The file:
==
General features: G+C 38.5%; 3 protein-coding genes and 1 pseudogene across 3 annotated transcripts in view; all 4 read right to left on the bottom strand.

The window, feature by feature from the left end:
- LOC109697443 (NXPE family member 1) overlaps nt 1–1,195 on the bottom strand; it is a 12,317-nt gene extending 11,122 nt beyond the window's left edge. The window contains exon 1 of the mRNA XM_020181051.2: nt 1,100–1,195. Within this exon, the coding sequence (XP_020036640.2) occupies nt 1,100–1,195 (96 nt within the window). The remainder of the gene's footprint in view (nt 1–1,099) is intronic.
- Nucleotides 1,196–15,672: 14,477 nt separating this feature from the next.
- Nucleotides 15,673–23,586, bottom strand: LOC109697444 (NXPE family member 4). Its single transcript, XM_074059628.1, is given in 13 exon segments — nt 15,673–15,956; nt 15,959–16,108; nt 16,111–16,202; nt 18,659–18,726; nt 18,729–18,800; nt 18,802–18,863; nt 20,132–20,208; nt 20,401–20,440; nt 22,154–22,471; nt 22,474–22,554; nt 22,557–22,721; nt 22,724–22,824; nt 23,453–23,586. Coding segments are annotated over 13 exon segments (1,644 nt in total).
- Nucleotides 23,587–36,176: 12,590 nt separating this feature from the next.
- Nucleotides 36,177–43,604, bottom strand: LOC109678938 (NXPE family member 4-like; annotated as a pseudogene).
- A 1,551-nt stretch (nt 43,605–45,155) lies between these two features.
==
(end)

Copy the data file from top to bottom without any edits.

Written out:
General features: G+C 38.5%; 3 protein-coding genes and 1 pseudogene across 3 annotated transcripts in view; all 4 read right to left on the bottom strand.

The window, feature by feature from the left end:
- LOC109697443 (NXPE family member 1) overlaps nt 1–1,195 on the bottom strand; it is a 12,317-nt gene extending 11,122 nt beyond the window's left edge. The window contains exon 1 of the mRNA XM_020181051.2: nt 1,100–1,195. Within this exon, the coding sequence (XP_020036640.2) occupies nt 1,100–1,195 (96 nt within the window). The remainder of the gene's footprint in view (nt 1–1,099) is intronic.
- Nucleotides 1,196–15,672: 14,477 nt separating this feature from the next.
- Nucleotides 15,673–23,586, bottom strand: LOC109697444 (NXPE family member 4). Its single transcript, XM_074059628.1, is given in 13 exon segments — nt 15,673–15,956; nt 15,959–16,108; nt 16,111–16,202; nt 18,659–18,726; nt 18,729–18,800; nt 18,802–18,863; nt 20,132–20,208; nt 20,401–20,440; nt 22,154–22,471; nt 22,474–22,554; nt 22,557–22,721; nt 22,724–22,824; nt 23,453–23,586. Coding segments are annotated over 13 exon segments (1,644 nt in total).
- Nucleotides 23,587–36,176: 12,590 nt separating this feature from the next.
- Nucleotides 36,177–43,604, bottom strand: LOC109678938 (NXPE family member 4-like; annotated as a pseudogene).
- A 1,551-nt stretch (nt 43,605–45,155) lies between these two features.